The differences and similarities between Managed Care Organizations (MCO) and Accountable Care Organizations (ACO) will be explained below.
The MCO is a group of medical providers and facilities that provide care to its members at a reduced cost. Many MCO’s require the patient to have a primary care provider. The ACO is a group of medical providers and medical facilities that work together to provider collaborative care to its members. The ACO doesn’t require the member to have a primary care provider. The providers work together voluntarily to provider care as a medical team for the patient. The different specialties work with each other to treat the patient with continuity of care. The information is shared so that all the providers that are treating the patient are aware of the medications, tests, hospital visits, and treatment the patient has currently and the past treatments. The providers that are part of the MCO’s don’t work as a team to provider collaborative care to the patients. They don’t strive to work together to treat the patient with the team approach like providers in the ACO’s strive for. The MCO groups can share information if it is requested. The focus is not continuity of care. Some providers send their notes to the referring provider as a courtesy. The ACO’s are still changing to become better. The MCO’s and ACO’s may transform and merge into one entity to meet the needs of consumers. They both are similar enough to the point where I think they can be combined with the best interest of the consumer in mind. I believe that we can take the best features from both of them. Considering the current health care environment , continuity of care is important. This is the best way to treat the patient with the best possible outcome. Having the providers work together as a team avoids having the patient take medications that interact, repeating the same tests, and other wasteful or harmful medical practice. This approach can also reduce the cost of medical care. The cost of medical care is constantly increasing and I think this is a way to reduce the cost of medical care. This will help control wasteful spending.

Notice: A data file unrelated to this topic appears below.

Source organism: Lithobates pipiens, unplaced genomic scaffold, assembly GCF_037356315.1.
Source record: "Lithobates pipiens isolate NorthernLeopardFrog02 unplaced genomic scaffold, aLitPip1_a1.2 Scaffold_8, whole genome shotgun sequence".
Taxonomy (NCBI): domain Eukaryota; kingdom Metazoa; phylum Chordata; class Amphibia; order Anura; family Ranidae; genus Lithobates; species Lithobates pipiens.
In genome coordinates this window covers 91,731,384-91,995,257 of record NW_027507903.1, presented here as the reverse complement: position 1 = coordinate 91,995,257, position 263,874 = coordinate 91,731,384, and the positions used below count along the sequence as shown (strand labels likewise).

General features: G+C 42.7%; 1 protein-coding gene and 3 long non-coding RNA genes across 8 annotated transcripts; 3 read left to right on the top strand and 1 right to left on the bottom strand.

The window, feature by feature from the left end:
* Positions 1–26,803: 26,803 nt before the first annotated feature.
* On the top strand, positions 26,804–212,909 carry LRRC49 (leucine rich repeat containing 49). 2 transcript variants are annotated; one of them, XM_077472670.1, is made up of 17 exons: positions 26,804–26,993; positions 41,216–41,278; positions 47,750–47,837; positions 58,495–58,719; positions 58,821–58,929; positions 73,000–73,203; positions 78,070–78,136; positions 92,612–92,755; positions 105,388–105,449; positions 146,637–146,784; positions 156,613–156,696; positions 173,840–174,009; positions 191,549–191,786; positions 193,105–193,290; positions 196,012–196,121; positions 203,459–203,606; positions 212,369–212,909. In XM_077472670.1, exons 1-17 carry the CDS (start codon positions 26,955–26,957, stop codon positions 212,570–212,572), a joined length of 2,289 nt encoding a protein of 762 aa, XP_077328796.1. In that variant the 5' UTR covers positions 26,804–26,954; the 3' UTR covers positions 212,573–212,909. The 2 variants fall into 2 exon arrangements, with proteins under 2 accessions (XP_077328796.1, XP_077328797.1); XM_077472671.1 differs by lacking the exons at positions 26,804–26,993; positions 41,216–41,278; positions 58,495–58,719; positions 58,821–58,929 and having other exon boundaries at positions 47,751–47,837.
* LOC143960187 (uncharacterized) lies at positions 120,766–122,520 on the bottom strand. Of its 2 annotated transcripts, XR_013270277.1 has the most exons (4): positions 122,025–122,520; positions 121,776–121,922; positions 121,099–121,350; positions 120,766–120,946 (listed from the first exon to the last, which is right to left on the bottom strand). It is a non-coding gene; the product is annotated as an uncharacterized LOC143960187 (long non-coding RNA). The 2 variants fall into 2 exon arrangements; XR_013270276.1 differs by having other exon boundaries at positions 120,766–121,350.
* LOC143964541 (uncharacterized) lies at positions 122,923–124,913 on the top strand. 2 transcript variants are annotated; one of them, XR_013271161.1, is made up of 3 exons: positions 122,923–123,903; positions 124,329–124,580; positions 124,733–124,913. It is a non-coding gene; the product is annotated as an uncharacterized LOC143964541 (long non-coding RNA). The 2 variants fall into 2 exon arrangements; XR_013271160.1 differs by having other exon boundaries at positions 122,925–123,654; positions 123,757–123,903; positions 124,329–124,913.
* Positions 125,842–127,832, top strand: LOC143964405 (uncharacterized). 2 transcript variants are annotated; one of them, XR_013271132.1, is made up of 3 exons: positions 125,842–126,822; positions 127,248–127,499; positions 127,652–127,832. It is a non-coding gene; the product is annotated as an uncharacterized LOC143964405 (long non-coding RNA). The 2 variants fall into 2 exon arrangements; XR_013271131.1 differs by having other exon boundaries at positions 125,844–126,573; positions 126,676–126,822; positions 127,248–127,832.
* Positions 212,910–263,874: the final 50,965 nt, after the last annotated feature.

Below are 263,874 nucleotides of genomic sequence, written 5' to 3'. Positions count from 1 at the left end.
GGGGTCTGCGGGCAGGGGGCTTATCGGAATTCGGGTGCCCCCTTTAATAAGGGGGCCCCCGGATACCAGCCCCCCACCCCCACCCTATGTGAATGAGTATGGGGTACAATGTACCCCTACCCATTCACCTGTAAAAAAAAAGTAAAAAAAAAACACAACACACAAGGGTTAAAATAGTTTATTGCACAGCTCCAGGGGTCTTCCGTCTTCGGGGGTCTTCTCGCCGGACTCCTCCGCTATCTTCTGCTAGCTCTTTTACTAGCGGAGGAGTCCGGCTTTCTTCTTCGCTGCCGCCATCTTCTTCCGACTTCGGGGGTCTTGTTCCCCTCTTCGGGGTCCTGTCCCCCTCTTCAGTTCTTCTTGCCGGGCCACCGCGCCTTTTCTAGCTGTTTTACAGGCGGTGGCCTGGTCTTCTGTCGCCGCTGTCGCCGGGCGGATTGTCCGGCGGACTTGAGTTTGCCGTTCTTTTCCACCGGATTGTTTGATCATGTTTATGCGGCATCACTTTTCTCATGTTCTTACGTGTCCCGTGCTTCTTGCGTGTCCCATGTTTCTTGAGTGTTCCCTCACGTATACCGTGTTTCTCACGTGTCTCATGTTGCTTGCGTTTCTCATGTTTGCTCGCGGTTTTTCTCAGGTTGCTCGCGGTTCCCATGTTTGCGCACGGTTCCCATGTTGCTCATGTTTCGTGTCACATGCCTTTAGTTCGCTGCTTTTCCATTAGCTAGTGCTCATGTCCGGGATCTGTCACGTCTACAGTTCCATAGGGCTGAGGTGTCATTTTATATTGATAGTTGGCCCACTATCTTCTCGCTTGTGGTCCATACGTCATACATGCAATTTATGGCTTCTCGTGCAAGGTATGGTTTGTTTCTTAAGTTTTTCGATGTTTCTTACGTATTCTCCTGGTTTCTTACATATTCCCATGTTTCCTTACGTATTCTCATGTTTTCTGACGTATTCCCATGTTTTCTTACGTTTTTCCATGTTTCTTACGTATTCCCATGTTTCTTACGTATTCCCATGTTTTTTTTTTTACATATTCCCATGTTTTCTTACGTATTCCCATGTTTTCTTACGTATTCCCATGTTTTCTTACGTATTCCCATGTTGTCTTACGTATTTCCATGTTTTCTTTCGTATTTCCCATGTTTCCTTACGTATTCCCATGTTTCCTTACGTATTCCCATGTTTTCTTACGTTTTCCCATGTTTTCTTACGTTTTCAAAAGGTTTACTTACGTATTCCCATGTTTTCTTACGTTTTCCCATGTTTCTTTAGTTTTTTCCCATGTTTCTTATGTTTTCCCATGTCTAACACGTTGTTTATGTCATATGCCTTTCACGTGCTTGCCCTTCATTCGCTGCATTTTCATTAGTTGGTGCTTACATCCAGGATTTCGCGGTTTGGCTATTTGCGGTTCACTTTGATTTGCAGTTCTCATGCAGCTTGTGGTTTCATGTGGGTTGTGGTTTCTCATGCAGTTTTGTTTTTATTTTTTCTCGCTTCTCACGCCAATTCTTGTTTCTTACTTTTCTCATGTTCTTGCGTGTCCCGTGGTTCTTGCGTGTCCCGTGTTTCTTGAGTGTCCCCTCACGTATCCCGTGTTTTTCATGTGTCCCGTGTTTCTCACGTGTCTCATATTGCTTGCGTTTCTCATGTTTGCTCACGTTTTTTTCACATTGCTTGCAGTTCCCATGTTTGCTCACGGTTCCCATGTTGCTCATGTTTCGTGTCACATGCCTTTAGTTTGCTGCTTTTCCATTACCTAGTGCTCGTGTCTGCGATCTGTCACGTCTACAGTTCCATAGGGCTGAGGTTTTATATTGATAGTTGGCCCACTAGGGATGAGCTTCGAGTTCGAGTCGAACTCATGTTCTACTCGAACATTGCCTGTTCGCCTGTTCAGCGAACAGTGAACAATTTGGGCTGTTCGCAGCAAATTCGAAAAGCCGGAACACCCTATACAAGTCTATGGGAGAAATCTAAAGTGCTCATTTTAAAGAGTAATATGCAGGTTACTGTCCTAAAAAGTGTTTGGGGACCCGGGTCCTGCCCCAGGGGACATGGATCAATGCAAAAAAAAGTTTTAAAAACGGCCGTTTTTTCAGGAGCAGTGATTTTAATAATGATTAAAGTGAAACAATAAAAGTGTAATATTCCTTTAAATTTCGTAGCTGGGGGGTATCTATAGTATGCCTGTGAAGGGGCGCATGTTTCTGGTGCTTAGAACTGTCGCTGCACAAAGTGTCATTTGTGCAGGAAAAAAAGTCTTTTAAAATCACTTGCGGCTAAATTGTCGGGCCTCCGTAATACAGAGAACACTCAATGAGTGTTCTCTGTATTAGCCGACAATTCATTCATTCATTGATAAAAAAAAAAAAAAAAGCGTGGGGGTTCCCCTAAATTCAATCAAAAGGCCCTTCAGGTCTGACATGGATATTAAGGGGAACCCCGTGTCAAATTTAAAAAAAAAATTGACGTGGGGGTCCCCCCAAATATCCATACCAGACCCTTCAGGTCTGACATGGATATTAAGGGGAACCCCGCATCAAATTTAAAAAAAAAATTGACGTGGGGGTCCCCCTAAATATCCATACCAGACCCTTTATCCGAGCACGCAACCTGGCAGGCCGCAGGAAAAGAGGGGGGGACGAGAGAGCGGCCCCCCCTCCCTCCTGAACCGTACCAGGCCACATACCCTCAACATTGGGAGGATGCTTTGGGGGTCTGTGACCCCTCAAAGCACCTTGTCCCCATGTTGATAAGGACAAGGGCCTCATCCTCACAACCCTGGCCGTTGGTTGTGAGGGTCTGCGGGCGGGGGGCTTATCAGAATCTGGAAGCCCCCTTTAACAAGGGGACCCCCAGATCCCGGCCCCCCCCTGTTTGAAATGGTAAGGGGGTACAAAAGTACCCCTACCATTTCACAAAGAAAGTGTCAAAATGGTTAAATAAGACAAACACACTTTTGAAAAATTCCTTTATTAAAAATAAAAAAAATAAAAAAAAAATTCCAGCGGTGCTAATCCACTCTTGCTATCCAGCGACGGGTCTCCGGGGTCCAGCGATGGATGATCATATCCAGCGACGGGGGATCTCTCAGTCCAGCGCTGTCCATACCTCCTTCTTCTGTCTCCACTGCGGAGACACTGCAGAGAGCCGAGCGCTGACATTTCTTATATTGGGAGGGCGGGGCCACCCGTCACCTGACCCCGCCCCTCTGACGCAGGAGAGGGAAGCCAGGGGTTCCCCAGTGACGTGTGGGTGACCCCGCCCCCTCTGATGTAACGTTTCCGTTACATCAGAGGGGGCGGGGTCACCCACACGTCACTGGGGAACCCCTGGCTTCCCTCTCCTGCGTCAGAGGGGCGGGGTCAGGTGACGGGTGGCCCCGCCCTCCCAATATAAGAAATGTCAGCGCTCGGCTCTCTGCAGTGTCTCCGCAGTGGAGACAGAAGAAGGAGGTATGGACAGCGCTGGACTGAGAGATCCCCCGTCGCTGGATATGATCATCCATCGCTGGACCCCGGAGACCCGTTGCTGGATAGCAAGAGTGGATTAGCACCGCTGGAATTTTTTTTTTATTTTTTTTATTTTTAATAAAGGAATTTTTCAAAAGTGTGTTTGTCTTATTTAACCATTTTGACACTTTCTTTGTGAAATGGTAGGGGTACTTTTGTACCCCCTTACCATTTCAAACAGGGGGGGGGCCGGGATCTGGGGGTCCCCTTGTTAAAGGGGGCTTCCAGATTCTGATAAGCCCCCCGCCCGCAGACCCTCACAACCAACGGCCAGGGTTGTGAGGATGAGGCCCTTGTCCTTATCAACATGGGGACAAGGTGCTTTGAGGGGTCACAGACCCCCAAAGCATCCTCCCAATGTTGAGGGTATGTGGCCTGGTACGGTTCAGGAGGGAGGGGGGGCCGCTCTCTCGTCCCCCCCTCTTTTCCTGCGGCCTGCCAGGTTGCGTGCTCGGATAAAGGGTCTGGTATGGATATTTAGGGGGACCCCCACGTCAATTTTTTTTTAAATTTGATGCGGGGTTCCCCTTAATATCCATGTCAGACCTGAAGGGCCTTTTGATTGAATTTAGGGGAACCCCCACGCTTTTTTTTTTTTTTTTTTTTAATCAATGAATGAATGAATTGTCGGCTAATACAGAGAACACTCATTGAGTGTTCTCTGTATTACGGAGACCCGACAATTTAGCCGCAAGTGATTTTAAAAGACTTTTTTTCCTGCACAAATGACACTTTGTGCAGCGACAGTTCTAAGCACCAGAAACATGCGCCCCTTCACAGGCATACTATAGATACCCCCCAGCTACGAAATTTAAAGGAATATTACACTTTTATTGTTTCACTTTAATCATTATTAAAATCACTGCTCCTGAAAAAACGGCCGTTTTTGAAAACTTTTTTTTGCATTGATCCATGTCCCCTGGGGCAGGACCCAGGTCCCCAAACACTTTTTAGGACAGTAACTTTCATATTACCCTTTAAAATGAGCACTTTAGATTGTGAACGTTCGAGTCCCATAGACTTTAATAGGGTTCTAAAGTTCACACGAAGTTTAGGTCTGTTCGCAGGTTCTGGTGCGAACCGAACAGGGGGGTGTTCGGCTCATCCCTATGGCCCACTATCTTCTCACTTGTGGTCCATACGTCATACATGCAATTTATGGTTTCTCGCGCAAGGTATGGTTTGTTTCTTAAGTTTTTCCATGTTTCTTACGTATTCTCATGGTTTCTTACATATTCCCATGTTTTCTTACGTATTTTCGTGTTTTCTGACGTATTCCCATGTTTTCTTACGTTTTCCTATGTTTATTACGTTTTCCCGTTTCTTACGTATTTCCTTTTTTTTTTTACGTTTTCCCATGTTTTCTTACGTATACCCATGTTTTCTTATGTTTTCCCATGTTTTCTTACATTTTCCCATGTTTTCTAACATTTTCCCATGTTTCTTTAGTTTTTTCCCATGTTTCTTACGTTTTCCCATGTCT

“Managed Care.” MedlinePlus, U.S. National Library of Medicine, 25 Sept. 2017, medlineplus.gov/managedcare.html.
“What Is an ACO? Definitive Guide: Accountable Care Organizations.” Health Catalyst, Health Catalyst, 24 Oct. 2017, www.healthcatalyst.com/what-is-an-ACO-definitive-guide-accountable-care-organizations.
Student 2 Kpanbu
Health care spending is the biggest drive for formulating the different kinds of payment systems in healthcare. Health care insurance enrollees may obtain care from various Managed Care Organizations (MCOs) or Accountable Care Organizations (ACOs).